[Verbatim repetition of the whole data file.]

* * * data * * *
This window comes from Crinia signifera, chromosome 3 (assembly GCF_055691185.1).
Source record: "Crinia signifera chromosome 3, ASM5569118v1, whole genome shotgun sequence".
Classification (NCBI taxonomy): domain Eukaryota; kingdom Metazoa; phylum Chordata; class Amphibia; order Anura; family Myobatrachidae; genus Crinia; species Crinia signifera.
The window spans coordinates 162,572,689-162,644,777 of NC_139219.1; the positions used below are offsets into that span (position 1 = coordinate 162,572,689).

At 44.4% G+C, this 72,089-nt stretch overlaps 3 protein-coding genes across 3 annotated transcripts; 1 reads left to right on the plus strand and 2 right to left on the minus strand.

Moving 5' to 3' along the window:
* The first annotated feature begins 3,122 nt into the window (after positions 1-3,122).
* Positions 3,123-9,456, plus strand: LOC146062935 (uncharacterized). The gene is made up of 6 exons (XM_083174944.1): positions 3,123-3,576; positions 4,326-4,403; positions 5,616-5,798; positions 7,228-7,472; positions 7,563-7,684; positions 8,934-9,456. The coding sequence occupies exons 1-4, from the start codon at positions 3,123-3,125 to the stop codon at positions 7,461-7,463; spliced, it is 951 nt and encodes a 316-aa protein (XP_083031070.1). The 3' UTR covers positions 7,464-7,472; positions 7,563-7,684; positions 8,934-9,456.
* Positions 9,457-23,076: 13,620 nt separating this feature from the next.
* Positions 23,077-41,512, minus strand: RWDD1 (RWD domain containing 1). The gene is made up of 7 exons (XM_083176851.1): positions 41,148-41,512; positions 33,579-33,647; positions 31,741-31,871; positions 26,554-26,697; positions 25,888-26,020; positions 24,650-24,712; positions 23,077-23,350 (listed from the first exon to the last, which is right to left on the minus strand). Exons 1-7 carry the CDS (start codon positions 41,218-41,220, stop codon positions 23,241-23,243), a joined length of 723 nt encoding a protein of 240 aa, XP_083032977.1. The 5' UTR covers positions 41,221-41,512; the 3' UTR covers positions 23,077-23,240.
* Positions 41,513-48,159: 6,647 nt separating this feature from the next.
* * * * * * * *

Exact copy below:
This window comes from Crinia signifera, chromosome 3 (assembly GCF_055691185.1).
Source record: "Crinia signifera chromosome 3, ASM5569118v1, whole genome shotgun sequence".
Classification (NCBI taxonomy): domain Eukaryota; kingdom Metazoa; phylum Chordata; class Amphibia; order Anura; family Myobatrachidae; genus Crinia; species Crinia signifera.
The window spans coordinates 162,572,689-162,644,777 of NC_139219.1; the positions used below are offsets into that span (position 1 = coordinate 162,572,689).

At 44.4% G+C, this 72,089-nt stretch overlaps 3 protein-coding genes across 3 annotated transcripts; 1 reads left to right on the plus strand and 2 right to left on the minus strand.

Moving 5' to 3' along the window:
* The first annotated feature begins 3,122 nt into the window (after positions 1-3,122).
* Positions 3,123-9,456, plus strand: LOC146062935 (uncharacterized). The gene is made up of 6 exons (XM_083174944.1): positions 3,123-3,576; positions 4,326-4,403; positions 5,616-5,798; positions 7,228-7,472; positions 7,563-7,684; positions 8,934-9,456. The coding sequence occupies exons 1-4, from the start codon at positions 3,123-3,125 to the stop codon at positions 7,461-7,463; spliced, it is 951 nt and encodes a 316-aa protein (XP_083031070.1). The 3' UTR covers positions 7,464-7,472; positions 7,563-7,684; positions 8,934-9,456.
* Positions 9,457-23,076: 13,620 nt separating this feature from the next.
* Positions 23,077-41,512, minus strand: RWDD1 (RWD domain containing 1). The gene is made up of 7 exons (XM_083176851.1): positions 41,148-41,512; positions 33,579-33,647; positions 31,741-31,871; positions 26,554-26,697; positions 25,888-26,020; positions 24,650-24,712; positions 23,077-23,350 (listed from the first exon to the last, which is right to left on the minus strand). Exons 1-7 carry the CDS (start codon positions 41,218-41,220, stop codon positions 23,241-23,243), a joined length of 723 nt encoding a protein of 240 aa, XP_083032977.1. The 5' UTR covers positions 41,221-41,512; the 3' UTR covers positions 23,077-23,240.
* Positions 41,513-48,159: 6,647 nt separating this feature from the next.